Real Leaders

Leaders: Here’s How to Actually Listen to Your Team

The first potential issue with the traditional active listening model is that it creates the opportunity to appear as if we are attentively listening when we are not.

There is a huge difference between appearing to listen and actually listening. I would confidently wager that many readers are quite skilled at maintaining eye contact, smiling, nodding, occasionally paraphrasing what they hear, or at least repeating the last word they heard with a questioning tone. This all while ignoring their counter-parts, thinking about some other pressing issue in their world, or preparing their next response. We cannot fully focus on two conversations simultaneously. Our internal monologue wins anytime someone is talking to us while we are talking to ourselves. 

Another common example of active listening backfiring is when we fail to deliver on a set of directions and expectations we have received. Maybe our spouse, boss, teacher, or friend has asked us to take care of something for them. From their perspective, we appear to be attentive and engaged so they believe we acknowledge and understand the request. Fast-forward to when we fail to follow through, and they feel personally disrespected because we have led them to believe that they had our commitment when we hadn’t fully listened to what we had committed to. 

Appearing to attentively listen should encourage someone to share more information. However, you may end up damaging the relationship if the roles reverse during the conversation and that person asks you questions you can’t answer because your mind wandered. The same risk applies if people expect you to retain the information they shared, and you either never receive it, completely forget it, or must return to ask them again at a later time.

The second potential issue with active listening is the perceived authenticity of the listener. Listeners who robotically respond, interject at awkward times, or consistently rely on the exact same verbal and nonverbal prompts can appear insincere and damage relationships as a result. 

Many years ago, I went on a camping trip with another family. We were all sitting around the fire late one night when an unexpected argument erupted between another couple. The wife stormed off and I ended up sitting at the fire alone with the husband. He told me how he felt about the situation and asked me if I understood where he was coming from. I answered, “absolutely,” because I felt like I truly did. He immediately looked at me and asked, “Do you? Because you always say ‘absolutely.’” I was taken aback. I really did feel like I understood his position, and I definitely didn’t want to appear humoring. Thankfully, I was able to recover and give him a specific example. That night, my unconscious response almost created a real problem, even though it came from an authentic place.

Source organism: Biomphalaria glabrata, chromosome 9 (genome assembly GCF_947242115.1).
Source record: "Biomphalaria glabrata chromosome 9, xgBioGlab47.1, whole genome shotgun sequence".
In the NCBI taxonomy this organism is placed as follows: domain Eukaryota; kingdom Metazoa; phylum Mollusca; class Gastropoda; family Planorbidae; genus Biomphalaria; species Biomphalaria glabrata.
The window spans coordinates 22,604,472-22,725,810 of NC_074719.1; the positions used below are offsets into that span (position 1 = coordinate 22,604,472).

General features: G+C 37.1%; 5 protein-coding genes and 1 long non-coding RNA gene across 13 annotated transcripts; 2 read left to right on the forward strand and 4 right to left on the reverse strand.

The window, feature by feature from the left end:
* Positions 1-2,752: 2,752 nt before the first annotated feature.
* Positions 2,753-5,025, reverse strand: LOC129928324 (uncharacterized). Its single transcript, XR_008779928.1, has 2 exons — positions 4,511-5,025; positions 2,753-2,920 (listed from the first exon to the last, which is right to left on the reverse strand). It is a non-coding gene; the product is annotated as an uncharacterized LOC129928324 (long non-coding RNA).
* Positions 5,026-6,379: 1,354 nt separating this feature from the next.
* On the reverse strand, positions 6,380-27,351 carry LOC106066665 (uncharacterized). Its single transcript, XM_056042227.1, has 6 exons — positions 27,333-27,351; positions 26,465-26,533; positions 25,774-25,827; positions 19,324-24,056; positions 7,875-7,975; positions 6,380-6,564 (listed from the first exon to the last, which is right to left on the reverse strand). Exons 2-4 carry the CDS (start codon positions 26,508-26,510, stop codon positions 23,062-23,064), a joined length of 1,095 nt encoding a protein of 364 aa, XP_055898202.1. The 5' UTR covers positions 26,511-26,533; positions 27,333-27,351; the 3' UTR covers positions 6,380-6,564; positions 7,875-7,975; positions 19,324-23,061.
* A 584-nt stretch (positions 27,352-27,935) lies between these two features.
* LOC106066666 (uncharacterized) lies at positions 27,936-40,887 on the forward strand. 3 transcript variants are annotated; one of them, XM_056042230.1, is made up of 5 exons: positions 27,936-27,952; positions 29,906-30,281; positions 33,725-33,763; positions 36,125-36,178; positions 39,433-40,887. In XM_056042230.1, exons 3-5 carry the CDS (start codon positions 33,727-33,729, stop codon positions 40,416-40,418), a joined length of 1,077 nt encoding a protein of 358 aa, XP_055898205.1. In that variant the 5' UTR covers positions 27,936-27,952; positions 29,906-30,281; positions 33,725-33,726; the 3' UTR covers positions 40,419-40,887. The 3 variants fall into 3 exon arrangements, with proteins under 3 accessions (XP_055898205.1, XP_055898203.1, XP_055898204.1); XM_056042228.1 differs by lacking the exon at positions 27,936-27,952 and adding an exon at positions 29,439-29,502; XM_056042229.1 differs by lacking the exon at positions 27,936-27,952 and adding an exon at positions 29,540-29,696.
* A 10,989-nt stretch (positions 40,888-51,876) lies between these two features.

A third issue with active listening involves the potential for our verbal reflections of the speaker’s perceived feelings harming the relationship. The overwhelming majority of adults do not enjoy being treated like children, especially when they are feeling vulnerable. Telling someone what you believe they are thinking or feeling, or what you believe they should be thinking or feeling, can be received as an assumptive and parental approach, which might shut your counterparts down. 

In fact, the word “you” is among the most dangerous words in the English language. The more a listener responds with the word “you,” the more the speaker may feel his or her self-image is being attacked, which risks putting them on the defensive. We will discuss this idea in greater detail in chapter 13. This trap can be avoided by framing your response around the issue, not the person. For example, don’t say: “I can see that you’re angry.” Say: “Being treated that way can easily make people angry.” Don’t say: “You’re clearly upset.” Say: “People can only take being ignored for so long before they become upset.” Or “Feeling upset is a valid response.”

Finally, there are two opportunities that active listening doesn’t expressly address: What should we be specifically looking for during our critical conversations, and what do we do with our observations? Active listening illustrates how to convince our audiences that we are intently listening. Active listening focuses on evaluating the words spoken, observing body language, and emphasizing the importance of responding empathetically. However, the process doesn’t go into great detail on how to increase the power and accuracy of our observations, or how to activate the valuable intelligence we focus on picking up.

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